Confirmed speakers

  • Scott Armstrong, Université Paris-Dauphine
    Title: A quantitative theory of stochastic homogenization
    Abstract: Stochastic homogenization involves the study of solutions of partial differential equations with random coefficients, which are assumed to satisfy a "mixing" condition, for instance, an independence assumption of some sort. One typically wants information about the behavior of the solutions on very large scales, so that the ("microscopic") length scale of the correlations of the random field is comparatively small. In the asymptotic limit, one expects to see that the solutions behave like those of a constant-coefficient, deterministic equation. In this talk, we consider uniformly elliptic equations in divergence form, which has applications to the study of diffusions in random environments and effective properties of composite materials. Our interest is in obtaining quantitative results (e.g., error estimates in homogenization) and to understand the solutions on every length scale down to the microscopic scales. In joint work with Tuomo Kuusi and Jean-Christophe Mourrat, we introduce a new method for analyzing this problem, based on a higher-order regularity theory for equations with random coefficients, which, by a bootstrap argument, accelerates the exponent representing the scaling of the error the all the way to the optimal exponent given by the scaling of the central limit theorem.
  • Hans Lindblad, Johns Hopkins University
    Title: A sharp counter example to local existence for Einstein equations in wave coordinates
    Abstract: We are concerned with how regular initial data have to be to ensure local existence for Einstein's equations in wave coordinates. Klainerman-Rodnianski and Smith-Tataru showed that there in general is local existence for data in H^s for s>2. We give example of data in  H^2 for which there is no local solution in  H2. This is joint work with Boris Ettinger.
  • Camil Muscalu, Cornell University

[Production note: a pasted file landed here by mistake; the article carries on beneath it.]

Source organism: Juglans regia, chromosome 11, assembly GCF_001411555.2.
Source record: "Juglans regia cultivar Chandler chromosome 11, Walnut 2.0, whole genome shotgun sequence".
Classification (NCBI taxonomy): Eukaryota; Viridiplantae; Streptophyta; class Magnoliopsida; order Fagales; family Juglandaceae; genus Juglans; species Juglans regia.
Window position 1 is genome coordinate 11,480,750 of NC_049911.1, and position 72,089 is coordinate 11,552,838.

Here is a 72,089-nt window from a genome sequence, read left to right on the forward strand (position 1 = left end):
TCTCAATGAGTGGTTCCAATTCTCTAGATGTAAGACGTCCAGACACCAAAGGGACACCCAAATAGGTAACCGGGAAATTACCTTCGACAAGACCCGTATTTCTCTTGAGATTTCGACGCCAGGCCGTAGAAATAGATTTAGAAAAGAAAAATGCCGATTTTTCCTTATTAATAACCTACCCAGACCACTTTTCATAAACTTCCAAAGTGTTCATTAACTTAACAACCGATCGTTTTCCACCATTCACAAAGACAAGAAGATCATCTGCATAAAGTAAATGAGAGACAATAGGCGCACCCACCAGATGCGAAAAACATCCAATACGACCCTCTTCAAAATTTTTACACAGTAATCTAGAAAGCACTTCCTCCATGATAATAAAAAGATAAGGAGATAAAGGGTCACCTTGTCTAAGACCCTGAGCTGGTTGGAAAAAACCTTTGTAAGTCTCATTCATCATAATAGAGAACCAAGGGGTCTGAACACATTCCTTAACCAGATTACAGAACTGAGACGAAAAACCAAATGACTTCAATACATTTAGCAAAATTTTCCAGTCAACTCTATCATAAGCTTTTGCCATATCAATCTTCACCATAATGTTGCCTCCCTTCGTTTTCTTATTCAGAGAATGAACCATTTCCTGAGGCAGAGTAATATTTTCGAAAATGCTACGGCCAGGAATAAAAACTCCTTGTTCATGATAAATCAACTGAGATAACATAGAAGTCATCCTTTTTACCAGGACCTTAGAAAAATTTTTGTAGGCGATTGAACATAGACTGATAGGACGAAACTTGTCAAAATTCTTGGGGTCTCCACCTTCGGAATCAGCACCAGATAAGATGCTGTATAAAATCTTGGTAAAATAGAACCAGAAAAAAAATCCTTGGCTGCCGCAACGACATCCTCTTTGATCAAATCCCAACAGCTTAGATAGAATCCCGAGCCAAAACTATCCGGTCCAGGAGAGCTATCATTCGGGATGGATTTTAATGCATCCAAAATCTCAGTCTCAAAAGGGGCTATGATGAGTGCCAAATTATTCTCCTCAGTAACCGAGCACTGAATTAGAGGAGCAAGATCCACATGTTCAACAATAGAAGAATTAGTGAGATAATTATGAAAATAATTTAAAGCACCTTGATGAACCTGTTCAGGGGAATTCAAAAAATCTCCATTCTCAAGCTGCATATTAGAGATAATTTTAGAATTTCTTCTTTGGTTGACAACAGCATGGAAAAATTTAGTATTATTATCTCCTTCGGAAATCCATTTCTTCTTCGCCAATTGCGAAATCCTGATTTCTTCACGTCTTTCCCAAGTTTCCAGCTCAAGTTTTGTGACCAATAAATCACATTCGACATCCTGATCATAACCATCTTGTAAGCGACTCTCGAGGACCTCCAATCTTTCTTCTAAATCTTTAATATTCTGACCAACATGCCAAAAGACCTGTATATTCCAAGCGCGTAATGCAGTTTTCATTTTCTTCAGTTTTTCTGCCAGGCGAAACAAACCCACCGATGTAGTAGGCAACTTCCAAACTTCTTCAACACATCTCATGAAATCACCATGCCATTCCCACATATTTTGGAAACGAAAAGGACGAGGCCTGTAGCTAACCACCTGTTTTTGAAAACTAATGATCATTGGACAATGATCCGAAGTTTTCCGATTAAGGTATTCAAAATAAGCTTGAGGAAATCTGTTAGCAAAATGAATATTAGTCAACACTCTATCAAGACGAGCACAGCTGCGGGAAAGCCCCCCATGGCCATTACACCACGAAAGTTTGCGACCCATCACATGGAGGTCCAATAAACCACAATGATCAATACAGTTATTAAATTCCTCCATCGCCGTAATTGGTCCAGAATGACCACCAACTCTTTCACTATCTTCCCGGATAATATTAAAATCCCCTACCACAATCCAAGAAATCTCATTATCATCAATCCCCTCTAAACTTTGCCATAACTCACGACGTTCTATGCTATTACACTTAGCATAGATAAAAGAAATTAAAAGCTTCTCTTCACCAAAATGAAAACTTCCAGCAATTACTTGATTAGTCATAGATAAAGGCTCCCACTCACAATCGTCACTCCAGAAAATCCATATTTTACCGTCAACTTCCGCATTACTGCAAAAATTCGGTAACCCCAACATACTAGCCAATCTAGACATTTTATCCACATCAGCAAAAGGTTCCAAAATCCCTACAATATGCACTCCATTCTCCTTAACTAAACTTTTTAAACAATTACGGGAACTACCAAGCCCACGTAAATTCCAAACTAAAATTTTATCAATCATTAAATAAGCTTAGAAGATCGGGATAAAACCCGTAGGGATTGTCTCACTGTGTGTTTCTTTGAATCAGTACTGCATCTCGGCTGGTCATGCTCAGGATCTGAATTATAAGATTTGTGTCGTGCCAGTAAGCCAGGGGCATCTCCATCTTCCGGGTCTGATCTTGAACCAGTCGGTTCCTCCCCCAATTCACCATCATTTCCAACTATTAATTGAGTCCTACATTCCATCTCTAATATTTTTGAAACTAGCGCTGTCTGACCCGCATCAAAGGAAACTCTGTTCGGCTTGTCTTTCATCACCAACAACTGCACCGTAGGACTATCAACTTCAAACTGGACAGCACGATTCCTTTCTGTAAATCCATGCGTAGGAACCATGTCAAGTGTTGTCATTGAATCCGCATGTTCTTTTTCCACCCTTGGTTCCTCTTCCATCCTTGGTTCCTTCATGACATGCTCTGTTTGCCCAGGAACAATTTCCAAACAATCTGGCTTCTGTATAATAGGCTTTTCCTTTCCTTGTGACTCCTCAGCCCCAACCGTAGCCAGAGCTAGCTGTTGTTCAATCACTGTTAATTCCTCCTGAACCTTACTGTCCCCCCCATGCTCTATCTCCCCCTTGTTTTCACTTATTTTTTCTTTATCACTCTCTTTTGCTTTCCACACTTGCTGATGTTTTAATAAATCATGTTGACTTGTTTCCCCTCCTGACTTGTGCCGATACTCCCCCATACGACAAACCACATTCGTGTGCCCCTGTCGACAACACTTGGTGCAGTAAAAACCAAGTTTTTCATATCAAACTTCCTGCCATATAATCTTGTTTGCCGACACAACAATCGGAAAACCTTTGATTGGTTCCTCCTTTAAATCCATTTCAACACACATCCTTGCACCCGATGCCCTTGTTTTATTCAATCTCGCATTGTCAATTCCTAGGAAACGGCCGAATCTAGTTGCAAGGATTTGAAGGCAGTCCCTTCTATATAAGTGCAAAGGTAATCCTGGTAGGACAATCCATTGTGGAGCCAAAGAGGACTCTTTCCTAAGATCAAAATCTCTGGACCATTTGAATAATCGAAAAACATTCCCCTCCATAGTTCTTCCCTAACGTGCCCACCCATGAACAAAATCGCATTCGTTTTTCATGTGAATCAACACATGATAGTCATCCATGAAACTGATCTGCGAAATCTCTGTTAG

Title: Multiple vector valued inequalities via the helicoidal method
    Abstract: The goal of the talk is to describe a new method for proving vector valued inequalities in harmonic analysis, which we like to call "the helicoidal method". Some applications of it will also be discussed. This is recent joint work with Cristina Benea.
  • Malabika Pramanik, University of British Columbia
    Title: Configurations in sets big and small
    Abstract: Does a set of positive Lebesgue measure contain an affine copy of your favourite pattern, say a line of specially arranged points, the vertices of a polyhedron or a geometric sequence on a spiral? Would the answer change if the set is Lebesgue-null, but is still large in some quantifiable sense? Such problems, involving identification of prescribed configurations, have been vigorously pursued both in the discrete and continuous setting, often with spectacular results. Yet many deceptively simple questions remain open. I will survey the literature in this area, emphasizing some of the landmark results that focus on different aspects of the problem.
  • Monica Visan, UCLA
    Title: Symplectic non-squeezing for the cubic nonlinear Schrodinger equation on R^2
    Abstract: We prove that the flow of the cubic NLS in two dimensions cannot squeeze a ball in $L^2$ into a cylinder of lesser radius. This is a PDE analogue of Gromov's non-squeezing theorem for an infinite-dimensional Hamiltonian PDE in infinite volume. This is joint work with R. Killip and X. Zhang.
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